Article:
clude that some participants are truly ineligible, and that funding could be reduced somewhat and still meet the needs of truly eligible people who would participate under full funding (see U.S. House of Representatives, 1998). In contrast, some advocates and state WIC agencies believe that the estimates of the number of eligible persons are too low and that there are additional people who are eligible and want to participate.
In response to these concerns, the Food and Nutrition Service (FNS) of the USDA asked the Committee on National Statistics of the National Research Council to convene a panel of experts to review the methods used to estimate the national number of people eligible for WIC and the assumptions underlying estimates of the national number of people likely to participate if enough funds are allocated to serve all who wish to participate, that is, if the program is fully funded. The panel is charged with reviewing data and methods for estimating income eligibility, adjunctive eligibility from participation in other public assistance programs, nutritional risk, and for estimating participation if the program is fully funded. The panel was also asked to consider alternative methods and data for making these estimations.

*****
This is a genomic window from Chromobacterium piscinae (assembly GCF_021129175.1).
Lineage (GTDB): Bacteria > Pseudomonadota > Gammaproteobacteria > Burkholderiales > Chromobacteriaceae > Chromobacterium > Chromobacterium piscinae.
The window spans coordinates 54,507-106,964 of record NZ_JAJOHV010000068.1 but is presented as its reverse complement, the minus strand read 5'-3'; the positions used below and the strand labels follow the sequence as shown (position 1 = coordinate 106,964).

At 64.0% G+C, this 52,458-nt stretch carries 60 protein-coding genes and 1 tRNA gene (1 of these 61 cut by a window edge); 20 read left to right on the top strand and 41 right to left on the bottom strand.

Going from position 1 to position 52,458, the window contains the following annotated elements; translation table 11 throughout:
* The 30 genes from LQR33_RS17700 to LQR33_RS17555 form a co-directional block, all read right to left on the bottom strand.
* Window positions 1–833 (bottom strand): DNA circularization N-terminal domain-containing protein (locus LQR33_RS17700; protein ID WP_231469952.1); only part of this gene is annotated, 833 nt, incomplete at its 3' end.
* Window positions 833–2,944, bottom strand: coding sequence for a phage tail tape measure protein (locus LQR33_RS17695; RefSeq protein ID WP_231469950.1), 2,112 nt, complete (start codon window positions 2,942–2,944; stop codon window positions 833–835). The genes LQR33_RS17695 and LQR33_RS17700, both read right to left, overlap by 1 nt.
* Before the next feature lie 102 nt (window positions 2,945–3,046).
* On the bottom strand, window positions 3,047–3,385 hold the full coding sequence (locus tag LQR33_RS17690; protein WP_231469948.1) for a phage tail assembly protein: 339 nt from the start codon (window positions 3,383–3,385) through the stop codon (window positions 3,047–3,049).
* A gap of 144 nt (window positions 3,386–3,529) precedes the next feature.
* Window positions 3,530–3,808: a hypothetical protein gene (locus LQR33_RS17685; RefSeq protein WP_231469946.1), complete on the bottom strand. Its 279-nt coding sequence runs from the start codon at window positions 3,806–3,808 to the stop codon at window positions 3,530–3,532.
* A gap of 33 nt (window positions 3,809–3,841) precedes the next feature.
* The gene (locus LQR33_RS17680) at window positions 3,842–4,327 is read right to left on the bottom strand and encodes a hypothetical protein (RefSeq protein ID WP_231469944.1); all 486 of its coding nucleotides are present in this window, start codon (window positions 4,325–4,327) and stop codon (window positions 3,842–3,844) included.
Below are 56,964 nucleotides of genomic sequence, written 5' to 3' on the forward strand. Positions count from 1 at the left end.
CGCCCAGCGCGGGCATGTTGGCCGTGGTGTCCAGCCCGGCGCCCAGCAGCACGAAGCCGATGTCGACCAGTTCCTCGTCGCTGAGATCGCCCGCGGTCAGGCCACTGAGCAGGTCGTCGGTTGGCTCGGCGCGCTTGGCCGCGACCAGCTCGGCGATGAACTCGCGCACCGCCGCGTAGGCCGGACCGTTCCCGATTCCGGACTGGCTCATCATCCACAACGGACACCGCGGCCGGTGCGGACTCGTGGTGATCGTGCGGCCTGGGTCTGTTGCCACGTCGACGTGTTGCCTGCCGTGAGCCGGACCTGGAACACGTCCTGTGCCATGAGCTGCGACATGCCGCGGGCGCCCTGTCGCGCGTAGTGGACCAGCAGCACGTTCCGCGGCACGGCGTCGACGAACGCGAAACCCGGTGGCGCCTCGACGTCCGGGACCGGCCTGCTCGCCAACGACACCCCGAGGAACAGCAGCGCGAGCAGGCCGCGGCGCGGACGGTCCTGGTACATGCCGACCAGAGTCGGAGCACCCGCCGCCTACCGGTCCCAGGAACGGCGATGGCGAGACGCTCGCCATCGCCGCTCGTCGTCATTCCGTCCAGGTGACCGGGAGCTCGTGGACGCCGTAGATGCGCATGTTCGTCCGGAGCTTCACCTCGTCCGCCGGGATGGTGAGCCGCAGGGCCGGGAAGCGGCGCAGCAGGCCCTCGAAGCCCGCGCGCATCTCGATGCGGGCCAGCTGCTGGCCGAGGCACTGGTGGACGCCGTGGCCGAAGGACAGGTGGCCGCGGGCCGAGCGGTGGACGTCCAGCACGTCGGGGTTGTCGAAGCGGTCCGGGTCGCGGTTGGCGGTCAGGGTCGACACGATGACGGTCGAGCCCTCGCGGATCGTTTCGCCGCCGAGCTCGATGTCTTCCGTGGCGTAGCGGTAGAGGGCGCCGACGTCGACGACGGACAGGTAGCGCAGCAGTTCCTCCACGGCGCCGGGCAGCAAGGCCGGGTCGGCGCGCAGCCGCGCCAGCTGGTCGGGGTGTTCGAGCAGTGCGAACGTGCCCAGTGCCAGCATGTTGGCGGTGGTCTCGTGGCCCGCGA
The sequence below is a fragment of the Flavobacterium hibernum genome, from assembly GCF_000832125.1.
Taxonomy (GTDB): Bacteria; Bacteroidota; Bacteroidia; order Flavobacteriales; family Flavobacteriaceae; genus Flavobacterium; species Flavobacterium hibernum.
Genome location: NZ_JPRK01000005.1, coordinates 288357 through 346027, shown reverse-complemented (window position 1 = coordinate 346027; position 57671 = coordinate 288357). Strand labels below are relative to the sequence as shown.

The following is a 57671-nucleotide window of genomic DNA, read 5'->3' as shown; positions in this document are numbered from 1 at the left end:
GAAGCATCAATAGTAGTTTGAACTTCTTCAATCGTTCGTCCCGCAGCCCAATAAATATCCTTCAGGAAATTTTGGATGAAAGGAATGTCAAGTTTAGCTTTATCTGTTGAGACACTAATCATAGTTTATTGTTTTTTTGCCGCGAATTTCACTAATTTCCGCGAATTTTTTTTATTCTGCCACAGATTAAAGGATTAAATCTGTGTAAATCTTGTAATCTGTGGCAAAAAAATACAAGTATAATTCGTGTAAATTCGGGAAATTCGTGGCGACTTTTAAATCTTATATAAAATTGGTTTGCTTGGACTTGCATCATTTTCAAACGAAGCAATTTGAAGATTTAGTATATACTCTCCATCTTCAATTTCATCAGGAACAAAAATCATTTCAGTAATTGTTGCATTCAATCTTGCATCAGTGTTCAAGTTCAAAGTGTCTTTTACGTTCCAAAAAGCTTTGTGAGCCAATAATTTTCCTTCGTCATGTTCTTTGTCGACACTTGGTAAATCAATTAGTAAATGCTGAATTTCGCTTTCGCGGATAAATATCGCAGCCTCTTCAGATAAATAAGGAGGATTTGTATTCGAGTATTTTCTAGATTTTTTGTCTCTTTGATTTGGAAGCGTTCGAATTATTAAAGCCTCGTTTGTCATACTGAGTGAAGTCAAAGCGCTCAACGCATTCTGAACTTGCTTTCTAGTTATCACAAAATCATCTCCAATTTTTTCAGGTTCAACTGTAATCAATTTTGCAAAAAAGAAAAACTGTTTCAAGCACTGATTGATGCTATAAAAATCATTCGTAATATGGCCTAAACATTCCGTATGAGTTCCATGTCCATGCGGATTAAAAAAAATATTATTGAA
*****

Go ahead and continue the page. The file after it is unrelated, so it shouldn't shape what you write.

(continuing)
The study includes two phases. In the first phase, the panel was asked to provide preliminary feedback to FNS by reviewing the current methodology for making eligibility and participation estimates and the relevant literature on these estimations, assessing the methodology, and potentially recommending improvements to the methodology. The first phase began when the panel was formed in November 2000. Since its formation the panel has hosted two meetings, the first of which discussed the panel’s charge, the WIC program, and methods for estimating WIC eligibility and participation, and the second of which was a workshop to examine components of the estimation methodology in more detail, and to learn more about how the WIC program operates in states. Agendas for both of these meetings are included in Appendix B. In preparation for the panel’s work, FNS contracted with Mathematica Policy Research Inc. to prepare a report that reviewed the estimation methodology and identified several data and methodological issues (U.S. Department of Agriculture, 1999a). This overview report, the presentations and background information presented at the panel meetings, and the deliberations of the panel in closed sessions were all considered in the development of this Phase I report.